Jhakhand outsmarts Bihar in caste politics

Nityanand Shukla/Ranchi

Jharkhand seems to be outsmarting big brother Bihar in caste politics with many caste-based organisations having cropped up here during the last six months.

While the leaders in Bihar subscribe to their respective parties' caste equations, the Jharkhand politicians, particularly those in the Government, even threaten to pull down their own Government if it furthers the cause of their castemen.

Consider this: There may be leaders, both from "backward" and "upper" castes in Bihar's ruling Rashtriya Janata Dal (RJD), but they swear by the Muslim-Yadav unity which is the political mainstay of the party. In Jharkhand, such ideological commitment is passe. The motley group of parties that constitute the ruling alliance here, are more loyal towards their caste/community.

Only recently, the Kurmis organised a Maha Rally in the State Capital, where the speakers criticised the Government on the Panchayati Raj Bill providing 80 per cent reservation in scheduled areas and 60 per cent in non-scheduled areas. The Kurmis are now demanding that they be included in the list of the Scheduled Tribes (ST) "as it was before 1932".

Four Kurmi ministers in the Babu Lal Marandi Government even said that they would tender their resignations and prop up an alternative arrangement if it is led by a Kurmi. And then

The ministers who attended the rally included Power Minister Lal Chand Mahto (JD-U), PHED Minister Jaleshwar Mahto (Samata Party), Land Revenue Minister Madu Singh (Samata Party) and Road Construction Minister Sudesh Mahto. The MPs included Abha Mahto and Mr Teklal Mahto, while a Bhartiya Janta Party (BJP) MP Ram Tahal Chaudhari also attended the Maha Rally.

Incidentally, Mr Chaudhari and another BJP MP from Orissa, Mr Salkhan Murmu, are spearheading agitations in support of their respective communities. While Mr Chaudhari has openly criticised Chief Minister Babu Lal Marandi on Panchayat Bill, Murmu has floated an Adivasi Janadhikar Manch which is demanding 60 per cent reservation for tribals. Mr Chaudhari is demanding 27 per cent reservation for Kurmis in Panchayat.

Mr Baccha Singh, Minister and Samata Party leader, said, "Reservation quota should not exceed the 50 per cent mark." Another Samata Party Minister, Mr Jalehawar Mahto, favoured reservation on caste percentage.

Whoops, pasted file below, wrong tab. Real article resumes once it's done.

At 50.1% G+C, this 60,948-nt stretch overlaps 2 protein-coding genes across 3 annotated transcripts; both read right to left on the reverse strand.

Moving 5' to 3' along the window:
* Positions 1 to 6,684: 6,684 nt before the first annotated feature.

Besides the tribals and Kurmis, the traders have also formed an organisation called Vaishya Samaj and organised a dharna demanding their inclusion in Annexture 1 of the backward class.

The Scheduled Castes (SCs) are also demanding 18 per cent reservation for themselves. "The Government can not ignore us," former BJP MP Upendranath Das said.

Political observers say while the tribal organisations were stepping up their agitation to oust what they call "Dikkus" (the outsiders) the Kurmis are trying to unite all the non-tribal groups including the Muslims to wrest power. However, Chief Minister Babu Lal Marandi belongs to a tribal community.

The Other Backward Classes (OBCs), Muslims and Kurmi leaders from parties like the RJD were said to have extended their full support to the Kurmi Maha Rally on May 25. The speakers at the rally said the tribals constituted only 27 per cent of the total population so how could they be allowed to rule 73 per cent reservation. The leaders belonging to the Kurmi caste said they represent interest of 73 per cent population.

"If the agitation over reservation and the Panchayat Bill is allowed to continue it is bound to create a law and order problem in the State," an intelligence official said in condition of anonymity. Political observers also say if the tribal and other caste agitations over reservation is not discouraged it is going to create a virtual Assam-like situation in the State. "The Christian missionaries too are fuelling the issue," a high placed source confided.

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Source: http://www.dailypioneer.com/secon3.asp?cat=\state6&d=STATES
Referred by: Mukundan CM
Published on: June 1, 2001
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